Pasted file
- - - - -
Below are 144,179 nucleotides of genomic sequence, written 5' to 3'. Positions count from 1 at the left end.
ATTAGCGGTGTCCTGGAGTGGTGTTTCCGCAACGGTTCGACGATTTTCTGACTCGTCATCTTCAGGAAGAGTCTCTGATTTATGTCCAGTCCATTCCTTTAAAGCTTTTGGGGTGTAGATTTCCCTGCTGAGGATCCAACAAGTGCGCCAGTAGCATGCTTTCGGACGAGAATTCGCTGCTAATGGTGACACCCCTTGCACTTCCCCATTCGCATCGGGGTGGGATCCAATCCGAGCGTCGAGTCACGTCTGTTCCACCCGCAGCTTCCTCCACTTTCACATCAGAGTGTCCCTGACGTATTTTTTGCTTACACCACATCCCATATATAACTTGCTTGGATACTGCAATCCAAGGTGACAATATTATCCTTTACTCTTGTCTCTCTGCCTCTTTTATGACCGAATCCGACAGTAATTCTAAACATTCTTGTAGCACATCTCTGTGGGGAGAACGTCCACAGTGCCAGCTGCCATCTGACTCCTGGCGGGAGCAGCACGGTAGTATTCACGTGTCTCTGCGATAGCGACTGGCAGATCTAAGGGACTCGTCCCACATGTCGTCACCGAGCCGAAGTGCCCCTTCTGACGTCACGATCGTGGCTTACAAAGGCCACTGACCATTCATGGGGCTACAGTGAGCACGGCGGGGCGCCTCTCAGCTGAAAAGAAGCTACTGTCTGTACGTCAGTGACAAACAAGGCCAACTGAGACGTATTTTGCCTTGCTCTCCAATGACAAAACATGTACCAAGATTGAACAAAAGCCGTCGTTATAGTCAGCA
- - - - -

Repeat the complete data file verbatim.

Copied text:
Below are 144,179 nucleotides of genomic sequence, written 5' to 3'. Positions count from 1 at the left end.
ATTAGCGGTGTCCTGGAGTGGTGTTTCCGCAACGGTTCGACGATTTTCTGACTCGTCATCTTCAGGAAGAGTCTCTGATTTATGTCCAGTCCATTCCTTTAAAGCTTTTGGGGTGTAGATTTCCCTGCTGAGGATCCAACAAGTGCGCCAGTAGCATGCTTTCGGACGAGAATTCGCTGCTAATGGTGACACCCCTTGCACTTCCCCATTCGCATCGGGGTGGGATCCAATCCGAGCGTCGAGTCACGTCTGTTCCACCCGCAGCTTCCTCCACTTTCACATCAGAGTGTCCCTGACGTATTTTTTGCTTACACCACATCCCATATATAACTTGCTTGGATACTGCAATCCAAGGTGACAATATTATCCTTTACTCTTGTCTCTCTGCCTCTTTTATGACCGAATCCGACAGTAATTCTAAACATTCTTGTAGCACATCTCTGTGGGGAGAACGTCCACAGTGCCAGCTGCCATCTGACTCCTGGCGGGAGCAGCACGGTAGTATTCACGTGTCTCTGCGATAGCGACTGGCAGATCTAAGGGACTCGTCCCACATGTCGTCACCGAGCCGAAGTGCCCCTTCTGACGTCACGATCGTGGCTTACAAAGGCCACTGACCATTCATGGGGCTACAGTGAGCACGGCGGGGCGCCTCTCAGCTGAAAAGAAGCTACTGTCTGTACGTCAGTGACAAACAAGGCCAACTGAGACGTATTTTGCCTTGCTCTCCAATGACAAAACATGTACCAAGATTGAACAAAAGCCGTCGTTATAGTCAGCA